Viy (Russia 1967)

Rating: **
Alternate Title: Spirit Of Evil (US release)
Review Date: 12/27/15
Cast: Leonid Kuravlyov, Natalya Varley

Unlike the 2014 remake of Nikolai Gogol's classic folktale, the 1967 version of the film focuses entirely on a young monk (Leonid Kuravlyov) who is locked inside a church and forced to recite prayers over a dead girl (Natalya Varley) for three nights. His name was the last thing the girl whispered before dying, and her wealthy father sees to it that the monk fulfills his obligation. What follows is three nights of terror as the girl rises from her coffin and haunts the monk with intent to avenge her death. Viewed from the monk's perspective, the girl is a witch who is in league with Satan, but from the girl's point of view, she was raped and beaten to death by the monk during a fit of drunken debauchery and seeks to punish his sins. The monk eventually loses his battle of faith when the demi-god Viy peers into his heart and passes judgement on his soul.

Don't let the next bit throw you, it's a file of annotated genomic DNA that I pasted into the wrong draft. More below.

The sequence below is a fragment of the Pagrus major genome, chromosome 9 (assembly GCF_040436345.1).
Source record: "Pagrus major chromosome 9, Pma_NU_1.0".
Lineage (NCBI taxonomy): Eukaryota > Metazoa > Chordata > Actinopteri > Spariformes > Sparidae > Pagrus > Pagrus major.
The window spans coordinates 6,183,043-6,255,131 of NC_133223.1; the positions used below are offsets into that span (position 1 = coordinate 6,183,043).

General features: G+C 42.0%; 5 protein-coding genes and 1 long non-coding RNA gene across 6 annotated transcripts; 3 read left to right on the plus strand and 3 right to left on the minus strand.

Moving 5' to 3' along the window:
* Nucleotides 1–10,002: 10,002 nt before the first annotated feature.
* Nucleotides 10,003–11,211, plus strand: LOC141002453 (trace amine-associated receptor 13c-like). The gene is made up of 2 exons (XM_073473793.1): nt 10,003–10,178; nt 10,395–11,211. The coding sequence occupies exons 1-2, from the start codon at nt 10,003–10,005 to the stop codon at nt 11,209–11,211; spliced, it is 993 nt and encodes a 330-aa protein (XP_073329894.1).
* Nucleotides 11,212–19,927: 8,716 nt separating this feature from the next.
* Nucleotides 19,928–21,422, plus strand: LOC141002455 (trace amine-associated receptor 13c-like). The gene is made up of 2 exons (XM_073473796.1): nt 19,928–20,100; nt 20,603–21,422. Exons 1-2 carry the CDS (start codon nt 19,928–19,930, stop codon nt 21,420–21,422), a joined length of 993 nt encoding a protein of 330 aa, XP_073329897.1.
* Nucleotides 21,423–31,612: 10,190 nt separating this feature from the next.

It's a fun and atmospheric horror tale, and even in death Natalya Varley looks quite lovely. What's most interesting to me is how Christian monks are portrayed as lying, cheating, lecherous, thieving troublemakers, with no sense of morals or decency. Even the Church acknowledges this. An unfortunate side effect of this is that the main character comes across as a bit of a cad, and you feel no sympathy for him whatsoever. The makeup and visual effects do an adequate job of setting the tone, but things only begin to get interesting on the third night, when monsters literally start crawling out of the woodwork. As with many foreign films, I found "Viy" to be more interesting from a cultural perspective than a cinematic one.